Friday, March 5, 2010

Gardening in the Pacific Northwest: Two good books

Last May, I started writing a review of the two books that have helped me the most in growing a vegetable garden in the Pacific Northwest. But I put off publishing it, because it did seem rather, you know — specific.

But I'm back into gardening this year, and they still stand as the most influential in my planning, so — they deserve a shout-out.

If you're also in Seattle or similar and are planning out your vegetable garden for this year, grab these books and get going. Spring is on the way — hurrah!

Growing Vegetables West of the Cascades


Growing Vegetables West of the Cascades by Steve SolomonThis book by Steve Solomon is written with confidence and thoroughness. You can tell Solomon is a master gardener who knows his stuff — and who knows this climate, and what works here.

He advocates organic methods, which I really appreciated, but isn't afraid to suggest optional chemical methods when appropriate and safe. He explains gardening down to the composition of the dirt and explains why just piling on compost isn't necessarily going to be helpful. In general, he tells you why gardening methods that work well out East don't automatically translate to the Northwest Coast. For instance, he explained why my melon dream didn't pan out: just not enough sun strength, alas.

What was most interesting to me about reading this and the other Northwest gardening books was realizing that you can garden year-round in the Pacific Northwest climate. Solomon gives details of what crops grow well, which ones will help your pantry and the soil through overwintering, and what sort of crop rotation will keep the soil at its healthiest.

Solomon generally doesn't recommend raised beds because of his theories on crop rotation, but keep in mind that he's dealing with quite a large garden — really more of a small farm. In my last garden, I had about four square feet to work with, so crowding all my crops together was really my only option! That said, if you have the space to play with, Solomon's ideas seem sound and tested.

I took extensive notes on which plants to start when, and when to harden the seedlings and transfer them outside. I also resolved to look for the particular seed varieties Solomon recommends. This is a very detailed book that you will reference again and again!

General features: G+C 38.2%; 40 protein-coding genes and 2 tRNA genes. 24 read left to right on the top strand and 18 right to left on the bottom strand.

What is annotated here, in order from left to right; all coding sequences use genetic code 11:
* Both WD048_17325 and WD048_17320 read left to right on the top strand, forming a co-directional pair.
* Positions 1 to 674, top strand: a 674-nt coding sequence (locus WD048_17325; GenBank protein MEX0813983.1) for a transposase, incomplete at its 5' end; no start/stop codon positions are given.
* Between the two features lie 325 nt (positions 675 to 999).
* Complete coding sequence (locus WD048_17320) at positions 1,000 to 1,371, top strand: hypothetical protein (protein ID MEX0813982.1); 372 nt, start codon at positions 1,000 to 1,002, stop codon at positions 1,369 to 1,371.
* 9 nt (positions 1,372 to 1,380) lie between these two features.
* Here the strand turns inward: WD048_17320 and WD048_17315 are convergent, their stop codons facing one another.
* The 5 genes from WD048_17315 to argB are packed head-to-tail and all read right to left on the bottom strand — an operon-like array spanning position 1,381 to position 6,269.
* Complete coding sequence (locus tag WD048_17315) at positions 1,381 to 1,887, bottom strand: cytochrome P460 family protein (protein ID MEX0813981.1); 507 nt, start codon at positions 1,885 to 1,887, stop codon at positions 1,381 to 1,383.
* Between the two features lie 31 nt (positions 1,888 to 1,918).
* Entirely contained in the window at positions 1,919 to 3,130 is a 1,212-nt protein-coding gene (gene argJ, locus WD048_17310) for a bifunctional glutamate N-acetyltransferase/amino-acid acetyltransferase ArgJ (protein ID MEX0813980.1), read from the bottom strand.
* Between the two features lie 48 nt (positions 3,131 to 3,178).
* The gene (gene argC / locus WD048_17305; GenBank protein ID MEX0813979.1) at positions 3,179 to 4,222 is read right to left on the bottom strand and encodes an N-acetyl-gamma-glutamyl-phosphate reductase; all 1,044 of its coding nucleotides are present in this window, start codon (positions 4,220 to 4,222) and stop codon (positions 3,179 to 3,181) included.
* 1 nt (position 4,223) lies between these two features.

Maritime Northwest Garden Guide


Maritime Northwest Garden Guide by Seattle TilthThe Maritime Northwest Garden Guide is produced by the Seattle Tilth, an organic gardening advocacy and educational organization, and written by Carl Elliott and Rob Peterson.

This book is tailored to the area and how to garden organically and effectively in the Northwest coastal climate.

It talks climate zones, bugs and diseases, and various set-ups to help warm your soil and shield your plants to lengthen your growing season.

One of the most useful features is the month-by-month planner suggesting what to do for each period.

There are also suggestions for gardening with kids. I hope to do most all my gardening this year with a certain little tyke in tow, so I love that aspect!

It looks like it's cheaper right now to buy the most current copy of the book through the Seattle Tilth ($14.95 + tax and shipping). You can view the Amazon page for reviews and more information.

By the way, the Seattle Tilth is sponsoring an Early Spring Edible Plant Sale on March 20, so check it out if you're in the area! And say "hi" to me — I'm sure I'll be shopping for hours.
Choose from an amazing selection of edible plant varieties proven to perform well in the Pacific NW during the cool season, starring rare and heirloom organic vegetables. We will also be selling perennial edibles such as favorite cane fruits, unusual fruiting shrubs and trees from One Green World in Oregon, culinary herbs and edible flowers. Celebrate the first day of spring by getting the healthiest plants for your garden this year and starting with the best selection of edible veggies, fruits and herbs in the region!

1 comments:

Deb(bie Debbie Doo) said...

thanks for sharing - i so want to make this whole gardening thing work for real this year - w/ actual crops to eat and everything :)

just put these two titles on hold w/ library.